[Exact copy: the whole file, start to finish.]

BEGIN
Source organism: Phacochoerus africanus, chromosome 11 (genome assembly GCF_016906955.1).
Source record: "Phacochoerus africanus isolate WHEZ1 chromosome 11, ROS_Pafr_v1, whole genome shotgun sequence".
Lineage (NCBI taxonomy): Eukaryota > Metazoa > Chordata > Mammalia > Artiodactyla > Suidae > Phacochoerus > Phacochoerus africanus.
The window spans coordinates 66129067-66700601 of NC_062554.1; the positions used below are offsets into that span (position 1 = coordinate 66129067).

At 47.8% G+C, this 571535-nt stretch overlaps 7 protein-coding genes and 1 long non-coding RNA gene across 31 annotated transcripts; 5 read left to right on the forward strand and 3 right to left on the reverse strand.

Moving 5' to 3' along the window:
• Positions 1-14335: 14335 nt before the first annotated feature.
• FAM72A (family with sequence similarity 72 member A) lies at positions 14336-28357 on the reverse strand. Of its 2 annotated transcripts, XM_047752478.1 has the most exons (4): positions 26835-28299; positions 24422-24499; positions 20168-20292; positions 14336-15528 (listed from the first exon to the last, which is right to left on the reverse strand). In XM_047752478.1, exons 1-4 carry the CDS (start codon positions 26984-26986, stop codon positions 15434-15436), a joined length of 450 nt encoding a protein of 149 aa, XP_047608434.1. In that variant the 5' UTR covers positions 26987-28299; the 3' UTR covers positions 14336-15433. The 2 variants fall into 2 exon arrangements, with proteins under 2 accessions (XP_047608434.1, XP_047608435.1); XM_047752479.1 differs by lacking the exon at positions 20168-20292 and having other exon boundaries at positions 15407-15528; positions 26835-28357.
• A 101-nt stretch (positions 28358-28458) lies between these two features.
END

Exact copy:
Source organism: Phacochoerus africanus, chromosome 11 (genome assembly GCF_016906955.1).
Source record: "Phacochoerus africanus isolate WHEZ1 chromosome 11, ROS_Pafr_v1, whole genome shotgun sequence".
Lineage (NCBI taxonomy): Eukaryota > Metazoa > Chordata > Mammalia > Artiodactyla > Suidae > Phacochoerus > Phacochoerus africanus.
The window spans coordinates 66129067-66700601 of NC_062554.1; the positions used below are offsets into that span (position 1 = coordinate 66129067).

At 47.8% G+C, this 571535-nt stretch overlaps 7 protein-coding genes and 1 long non-coding RNA gene across 31 annotated transcripts; 5 read left to right on the forward strand and 3 right to left on the reverse strand.

Moving 5' to 3' along the window:
• Positions 1-14335: 14335 nt before the first annotated feature.
• FAM72A (family with sequence similarity 72 member A) lies at positions 14336-28357 on the reverse strand. Of its 2 annotated transcripts, XM_047752478.1 has the most exons (4): positions 26835-28299; positions 24422-24499; positions 20168-20292; positions 14336-15528 (listed from the first exon to the last, which is right to left on the reverse strand). In XM_047752478.1, exons 1-4 carry the CDS (start codon positions 26984-26986, stop codon positions 15434-15436), a joined length of 450 nt encoding a protein of 149 aa, XP_047608434.1. In that variant the 5' UTR covers positions 26987-28299; the 3' UTR covers positions 14336-15433. The 2 variants fall into 2 exon arrangements, with proteins under 2 accessions (XP_047608434.1, XP_047608435.1); XM_047752479.1 differs by lacking the exon at positions 20168-20292 and having other exon boundaries at positions 15407-15528; positions 26835-28357.
• A 101-nt stretch (positions 28358-28458) lies between these two features.